Deputy Chairman of the Parliamentary Security and Defense Committee, Representative Skafan Youssef Sindi, said that the Iraqi forces that will be deployed on the borders will be “supportive and supportive of the Peshmerga forces present on the borders.”

In response to Al-Hurra’s inquiries, he affirmed that this decision does not mean “escalation and confrontation with Turkey and Iran,” noting that “there may be some vacuum in the border areas, and for this reason, this void must be filled, and borders controlled and secured to serve Iraqi interests.”

The spokesman for the commander of the Iraqi forces, Major General Al-Zubaidi, told Al-Hurra that “the Peshmerga forces are the Iraqi Kurdistan Region Guard forces, and they are present in the Iraqi constitution,” and they differ from the “Border Guard Forces of the Ministry of Interior” that secure border points.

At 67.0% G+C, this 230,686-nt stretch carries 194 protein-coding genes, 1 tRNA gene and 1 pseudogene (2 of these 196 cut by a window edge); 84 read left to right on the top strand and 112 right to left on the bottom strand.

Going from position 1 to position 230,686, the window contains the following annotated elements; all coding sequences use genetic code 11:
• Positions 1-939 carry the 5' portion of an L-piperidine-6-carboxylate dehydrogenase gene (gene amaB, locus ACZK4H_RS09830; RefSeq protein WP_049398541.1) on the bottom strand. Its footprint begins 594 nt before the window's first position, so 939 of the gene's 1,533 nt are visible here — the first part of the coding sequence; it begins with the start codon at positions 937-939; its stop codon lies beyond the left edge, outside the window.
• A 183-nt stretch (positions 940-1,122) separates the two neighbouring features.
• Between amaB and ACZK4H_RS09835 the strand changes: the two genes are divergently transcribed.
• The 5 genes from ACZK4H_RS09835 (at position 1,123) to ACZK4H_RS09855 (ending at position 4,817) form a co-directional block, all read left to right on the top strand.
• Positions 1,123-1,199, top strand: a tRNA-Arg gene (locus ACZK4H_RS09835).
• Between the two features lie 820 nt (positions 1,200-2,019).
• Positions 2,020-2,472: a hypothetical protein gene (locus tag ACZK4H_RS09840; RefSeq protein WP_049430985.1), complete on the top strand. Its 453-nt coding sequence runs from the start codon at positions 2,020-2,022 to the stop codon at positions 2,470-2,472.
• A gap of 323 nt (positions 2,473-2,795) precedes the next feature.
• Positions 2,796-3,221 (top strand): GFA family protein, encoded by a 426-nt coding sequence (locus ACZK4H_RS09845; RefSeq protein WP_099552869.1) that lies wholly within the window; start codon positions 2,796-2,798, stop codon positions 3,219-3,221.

A statement by the Iraqi government stated that the plan to redeploy the Iraqi border forces would be developed “in coordination with the Kurdistan Regional Government of Iraq and the Ministry of Peshmerga.”

On Tuesday, a delegation from the Peshmerga met with representatives of the Ministries of Interior and Defense. The two sides agreed on “a strategy aimed at enhancing border security,” according to a statement issued by the Kurdistan Region of Iraq.

“The Kurdistan Regional Government will send reinforcements from the Peshmerga to the border,” said a spokesman for the Kurdistan Regional Government, Lawk Ghafouri, told AFP.